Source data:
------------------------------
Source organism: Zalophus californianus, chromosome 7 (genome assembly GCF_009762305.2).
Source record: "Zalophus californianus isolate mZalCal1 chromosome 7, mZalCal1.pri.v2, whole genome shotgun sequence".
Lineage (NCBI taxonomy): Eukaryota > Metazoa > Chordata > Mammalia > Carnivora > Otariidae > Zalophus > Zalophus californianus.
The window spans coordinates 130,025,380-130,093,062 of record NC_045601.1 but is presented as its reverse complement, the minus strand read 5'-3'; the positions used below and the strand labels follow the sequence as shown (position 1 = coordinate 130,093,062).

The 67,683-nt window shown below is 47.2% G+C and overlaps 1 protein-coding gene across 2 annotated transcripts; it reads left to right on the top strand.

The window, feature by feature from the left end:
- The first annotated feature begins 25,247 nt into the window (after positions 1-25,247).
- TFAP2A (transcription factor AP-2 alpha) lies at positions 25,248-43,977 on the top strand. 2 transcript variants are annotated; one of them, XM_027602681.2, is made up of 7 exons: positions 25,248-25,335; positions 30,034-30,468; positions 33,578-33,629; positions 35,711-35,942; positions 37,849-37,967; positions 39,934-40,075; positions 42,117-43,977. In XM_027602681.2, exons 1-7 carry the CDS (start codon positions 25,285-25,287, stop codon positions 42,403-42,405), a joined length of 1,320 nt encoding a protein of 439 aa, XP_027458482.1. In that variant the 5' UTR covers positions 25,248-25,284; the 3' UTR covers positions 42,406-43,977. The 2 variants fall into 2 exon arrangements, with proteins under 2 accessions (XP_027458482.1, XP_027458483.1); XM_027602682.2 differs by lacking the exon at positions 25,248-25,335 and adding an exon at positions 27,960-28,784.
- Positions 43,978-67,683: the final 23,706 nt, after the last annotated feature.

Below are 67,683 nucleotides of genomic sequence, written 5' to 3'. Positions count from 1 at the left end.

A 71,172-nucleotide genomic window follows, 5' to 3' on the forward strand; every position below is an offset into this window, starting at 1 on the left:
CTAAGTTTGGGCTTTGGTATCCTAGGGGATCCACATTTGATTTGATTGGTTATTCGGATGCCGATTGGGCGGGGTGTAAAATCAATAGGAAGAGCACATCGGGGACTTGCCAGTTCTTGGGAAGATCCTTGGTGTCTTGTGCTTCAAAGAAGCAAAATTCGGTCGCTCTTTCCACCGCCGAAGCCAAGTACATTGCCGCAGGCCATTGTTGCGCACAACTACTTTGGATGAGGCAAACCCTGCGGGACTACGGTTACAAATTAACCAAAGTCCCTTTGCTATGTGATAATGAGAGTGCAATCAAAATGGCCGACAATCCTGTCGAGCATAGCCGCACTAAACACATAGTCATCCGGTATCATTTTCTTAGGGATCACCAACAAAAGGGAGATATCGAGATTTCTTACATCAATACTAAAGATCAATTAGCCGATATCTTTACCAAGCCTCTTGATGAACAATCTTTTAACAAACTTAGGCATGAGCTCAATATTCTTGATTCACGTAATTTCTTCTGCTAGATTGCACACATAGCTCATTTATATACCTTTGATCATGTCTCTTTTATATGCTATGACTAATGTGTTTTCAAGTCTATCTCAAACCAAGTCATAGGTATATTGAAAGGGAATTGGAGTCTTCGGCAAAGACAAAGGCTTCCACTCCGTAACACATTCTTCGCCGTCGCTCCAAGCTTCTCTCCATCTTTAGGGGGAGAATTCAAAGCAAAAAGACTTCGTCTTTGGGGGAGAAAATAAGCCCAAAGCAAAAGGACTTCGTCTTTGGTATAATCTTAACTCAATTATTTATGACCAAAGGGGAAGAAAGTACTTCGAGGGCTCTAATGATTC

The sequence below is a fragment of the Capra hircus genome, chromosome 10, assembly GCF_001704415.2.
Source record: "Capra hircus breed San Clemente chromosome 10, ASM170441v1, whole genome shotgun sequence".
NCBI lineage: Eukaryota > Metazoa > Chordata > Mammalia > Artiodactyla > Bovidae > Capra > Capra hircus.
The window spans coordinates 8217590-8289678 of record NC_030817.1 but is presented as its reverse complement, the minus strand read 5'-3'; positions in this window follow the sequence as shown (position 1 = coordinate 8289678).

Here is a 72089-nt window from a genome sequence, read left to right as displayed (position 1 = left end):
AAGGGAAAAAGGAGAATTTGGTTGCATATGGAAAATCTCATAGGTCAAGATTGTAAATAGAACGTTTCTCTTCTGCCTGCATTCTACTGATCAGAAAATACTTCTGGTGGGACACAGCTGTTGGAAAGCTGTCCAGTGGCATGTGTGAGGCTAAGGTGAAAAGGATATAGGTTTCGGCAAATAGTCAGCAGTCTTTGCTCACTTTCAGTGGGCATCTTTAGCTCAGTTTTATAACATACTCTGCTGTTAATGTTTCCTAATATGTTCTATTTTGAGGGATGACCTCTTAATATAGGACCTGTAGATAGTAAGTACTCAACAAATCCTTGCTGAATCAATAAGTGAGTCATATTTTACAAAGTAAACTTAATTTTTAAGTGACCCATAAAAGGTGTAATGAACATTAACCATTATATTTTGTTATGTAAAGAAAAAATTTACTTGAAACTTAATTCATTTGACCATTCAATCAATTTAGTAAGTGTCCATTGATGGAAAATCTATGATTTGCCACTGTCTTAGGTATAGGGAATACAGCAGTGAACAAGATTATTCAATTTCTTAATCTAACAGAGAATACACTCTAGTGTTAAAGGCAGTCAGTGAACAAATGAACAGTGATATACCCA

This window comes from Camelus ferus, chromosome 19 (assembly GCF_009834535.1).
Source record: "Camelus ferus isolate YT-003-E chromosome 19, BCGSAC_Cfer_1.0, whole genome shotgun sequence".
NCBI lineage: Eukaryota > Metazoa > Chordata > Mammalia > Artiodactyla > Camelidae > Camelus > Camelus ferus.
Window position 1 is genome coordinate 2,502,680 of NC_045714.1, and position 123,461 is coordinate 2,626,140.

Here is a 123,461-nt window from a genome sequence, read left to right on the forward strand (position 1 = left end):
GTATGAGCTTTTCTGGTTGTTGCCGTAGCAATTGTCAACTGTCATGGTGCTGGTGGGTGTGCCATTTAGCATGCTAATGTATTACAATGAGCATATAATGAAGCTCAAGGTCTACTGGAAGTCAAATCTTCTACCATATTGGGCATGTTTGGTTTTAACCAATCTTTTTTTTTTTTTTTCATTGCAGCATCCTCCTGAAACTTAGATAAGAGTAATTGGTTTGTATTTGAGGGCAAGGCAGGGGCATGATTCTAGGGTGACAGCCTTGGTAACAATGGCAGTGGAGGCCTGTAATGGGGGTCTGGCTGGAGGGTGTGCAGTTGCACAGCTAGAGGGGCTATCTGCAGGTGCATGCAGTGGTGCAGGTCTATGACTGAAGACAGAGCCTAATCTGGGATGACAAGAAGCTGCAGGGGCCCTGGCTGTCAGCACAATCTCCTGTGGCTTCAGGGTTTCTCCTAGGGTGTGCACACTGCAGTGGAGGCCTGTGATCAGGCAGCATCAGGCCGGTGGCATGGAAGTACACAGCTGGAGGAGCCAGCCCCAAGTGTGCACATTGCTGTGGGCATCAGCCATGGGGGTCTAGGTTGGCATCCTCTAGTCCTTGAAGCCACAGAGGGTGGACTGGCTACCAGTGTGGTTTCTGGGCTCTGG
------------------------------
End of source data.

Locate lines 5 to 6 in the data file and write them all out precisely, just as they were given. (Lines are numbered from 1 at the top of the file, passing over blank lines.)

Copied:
The 67,683-nt window shown below is 47.2% G+C and overlaps 1 protein-coding gene across 2 annotated transcripts; it reads left to right on the top strand.

The window, feature by feature from the left end: